Rag doll

Rag doll gifted to a Wisconsin veterinarian during WWII as a lucky charm as part of a new museum exhibit

Former US Army pilot Harold C. Brown was given a rag doll by a woman in London in 1944, to bring him good luck. Brown wore the doll on 63 flight missions. (Photo submitted)

JANESVILLE, Wisconsin (Tribune News Service) – Harold C. Brown was a pilot, 19 years old and on leave from the United States Army in the spring of 1944. He found himself in London in military uniform, speechless and staring at gray sky as a squadron of German bombers soared above them in an air raid.

As the townspeople scrambled for safety, a London woman who Brown did not know wore a necklace to Brown and convinced the US soldier that he should evacuate with her to a bomb shelter. bombs.

What the woman did next was as unusual as it was unusually kind – and it stuck with Brown for the rest of her life. She handed Brown a small rag doll for kids with black eyes, rosy cheeks, a floral print and polka dot beanie and body.

On the doll, the woman has inked a simple sentiment: “Happy Landings”.

The post was specially crafted for Brown, who at the time of his meeting with the London woman was an army pilot who had yet to complete his first combat mission. He would soon.

The London woman’s gift of the rag doll to Harold Brown is one of dozens of trinkets collected over the past two decades by the Wisconsin Veterans Museum as part of “Souvenirs of Service,” a new display of war memorabilia – and the stories behind them – which the Madison Museum plans to unveil on November 5.

Brown died in 2013 at the age of 89. He had donated the rag doll to the Veterans Museum along with flight logs and other photos in the early 2000s.

In his own voice, the aviator tells the story of a doll

Museum curator Kevin Hampton said Brown’s story is one of the most fascinating and detailed examples of war memorabilia he has ever encountered. For this reason, Hampton expects the item, along with related materials and a recording by Brown telling the doll’s story, will likely remain on display for most of the show.

“I always tell everyone that the Wisconsin Veterans Museum is the microphone,” Hampton said. “So we are very lucky. We not only have an object of Harold Brown, but we also have some archival material and we have his photo. So we know what he looked like and a few other things, as well as an oral history … the whole story was told to us (by Brown) in his own voice.

One of Brown’s first missions was on his 20th birthday – a bombing and dive bombing operation over Normandy, France. The date was June 6, 1944: D-Day. Then he flew another 66 missions aboard a P-47 – a hybrid fighter / bomber model used in aggressive bombing.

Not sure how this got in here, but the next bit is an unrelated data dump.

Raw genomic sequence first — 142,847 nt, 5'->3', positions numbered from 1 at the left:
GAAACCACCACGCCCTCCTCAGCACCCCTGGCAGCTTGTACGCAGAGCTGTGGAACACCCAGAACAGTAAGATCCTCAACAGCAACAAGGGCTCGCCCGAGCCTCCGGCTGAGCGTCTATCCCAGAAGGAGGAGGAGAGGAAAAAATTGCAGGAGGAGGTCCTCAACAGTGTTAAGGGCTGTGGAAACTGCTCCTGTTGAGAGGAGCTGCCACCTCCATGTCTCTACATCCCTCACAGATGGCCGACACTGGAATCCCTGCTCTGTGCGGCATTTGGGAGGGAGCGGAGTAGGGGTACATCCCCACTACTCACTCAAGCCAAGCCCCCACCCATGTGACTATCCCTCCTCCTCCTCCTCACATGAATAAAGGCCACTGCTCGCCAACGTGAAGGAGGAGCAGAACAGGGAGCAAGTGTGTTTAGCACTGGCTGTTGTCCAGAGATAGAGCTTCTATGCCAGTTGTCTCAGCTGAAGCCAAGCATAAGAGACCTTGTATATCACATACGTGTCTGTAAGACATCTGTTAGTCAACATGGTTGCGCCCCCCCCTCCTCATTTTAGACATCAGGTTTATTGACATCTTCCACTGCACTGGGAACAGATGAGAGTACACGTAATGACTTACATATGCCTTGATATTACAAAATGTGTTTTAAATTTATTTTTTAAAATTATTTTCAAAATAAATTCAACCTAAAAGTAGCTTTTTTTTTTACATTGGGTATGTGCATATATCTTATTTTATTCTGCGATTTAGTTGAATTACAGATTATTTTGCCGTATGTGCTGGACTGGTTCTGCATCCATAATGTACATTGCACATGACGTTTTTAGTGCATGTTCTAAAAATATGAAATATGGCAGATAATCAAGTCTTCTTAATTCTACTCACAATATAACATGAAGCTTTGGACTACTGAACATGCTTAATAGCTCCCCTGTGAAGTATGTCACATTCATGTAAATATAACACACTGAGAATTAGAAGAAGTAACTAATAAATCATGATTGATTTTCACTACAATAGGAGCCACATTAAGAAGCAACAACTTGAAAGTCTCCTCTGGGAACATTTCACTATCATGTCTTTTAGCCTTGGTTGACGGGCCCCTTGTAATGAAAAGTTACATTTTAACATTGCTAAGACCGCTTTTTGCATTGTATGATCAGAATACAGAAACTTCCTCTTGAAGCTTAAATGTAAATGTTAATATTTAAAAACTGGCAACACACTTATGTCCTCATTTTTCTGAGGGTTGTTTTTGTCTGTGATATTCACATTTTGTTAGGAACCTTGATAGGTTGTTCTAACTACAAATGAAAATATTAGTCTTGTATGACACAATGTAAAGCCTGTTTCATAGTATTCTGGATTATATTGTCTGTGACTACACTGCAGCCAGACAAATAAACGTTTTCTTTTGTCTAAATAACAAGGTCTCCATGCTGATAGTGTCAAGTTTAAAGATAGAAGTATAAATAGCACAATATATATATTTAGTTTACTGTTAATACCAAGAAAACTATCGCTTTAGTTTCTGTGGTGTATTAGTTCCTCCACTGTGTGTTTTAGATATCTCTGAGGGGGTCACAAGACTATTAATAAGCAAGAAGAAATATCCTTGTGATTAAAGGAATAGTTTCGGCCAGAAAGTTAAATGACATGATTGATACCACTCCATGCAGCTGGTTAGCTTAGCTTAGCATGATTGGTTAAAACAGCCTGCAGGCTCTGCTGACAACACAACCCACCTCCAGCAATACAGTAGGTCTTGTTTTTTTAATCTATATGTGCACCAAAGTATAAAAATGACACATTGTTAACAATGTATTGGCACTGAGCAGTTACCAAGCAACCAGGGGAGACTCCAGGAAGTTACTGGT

Former US Army pilot Harold C. Brown was given a rag doll engraved with the words

Former US Army pilot Harold C. Brown was given a rag doll bearing the words “Happy Landings” by a woman in London in 1944. (Photo submitted)

Brown survived all of those runs, although not all of the landings were happy. Three planes he flew crashed in combat, Hampton said.

After World War II, Brown for years led a group of Wisconsin National Guard soldiers stationed in Janesville.

Newspaper details grueling flights

Most American combat pilots of the day estimated that they would survive an average of about 12 missions before being shot down. Brown, in his own diary entries at the time, said he was one of three pilots in his squadron to survive the European tour at the height of World War II.

A glimpse into Brown’s archived flight log – written in scribbled cursive that is sometimes difficult to decipher – shows Brown laying out in plain, realistic language vivid tales of battles and other pilots he knew who didn’t. survived their missions.

In one of these entries, Brown recounts a conversation he had on the radio with another pilot from his squadron who had been shot down over Lake Steinhude in southern Germany. He only identified the lost aviator by his last name: McDonald.

“I tried to get altitude, but it was too low,” Brown wrote. “Last seen trying to get home.” Final words: Tell my wife not to worry, everything will be fine. He really had guts.

On a few other occasions, Brown had to deal with aerobatics at such high altitudes that his plane’s engine shut down for a few minutes, making it easier for enemy planes to focus on him. He narrowly escaped the fate of some of his friends more than once, he writes.

In other records, Brown admitted he was a scared young man – scared, like many other young soldiers at the time, not to survive the war.

It gives such gravity to the story of the 1944 London woman and her unique lucky gift to Brown, Hampton said.

“If you had met him in the attic, not even knowing anything, if he (Brown) had never told the story, you would never know what this doll is about.” It doesn’t make sense because it’s obviously not military. It’s a rag doll, ”said Hampton. “But it’s only because we had the interview with him (that) we know its deep and deep meaning.”

Hampton said that during the war Brown treated the English woman’s rag doll as if it were an ancient protective amulet. Years later, he told his friends and family he thought it brought him luck. He protected it all his life, storing it for years in the sock drawer of a dresser.

When Brown’s rag doll goes on display to the public on November 5, with the story told in its own words – alongside dozens of war memorabilia from other Wisconsin soldiers – Hampton said people would recognize her by any means. following.

Much like Brown did, the museum decided to display her rag doll in the drawer of a wooden dresser, neatly tucked among folded socks. This is the way so many memories are kept.

“I always tell everyone, it’s the humanity behind the story that makes the difference. Humanity is history, ”said Hampton.

(c) 2021 The Janesville Gazette (Janesville, Wisconsin)

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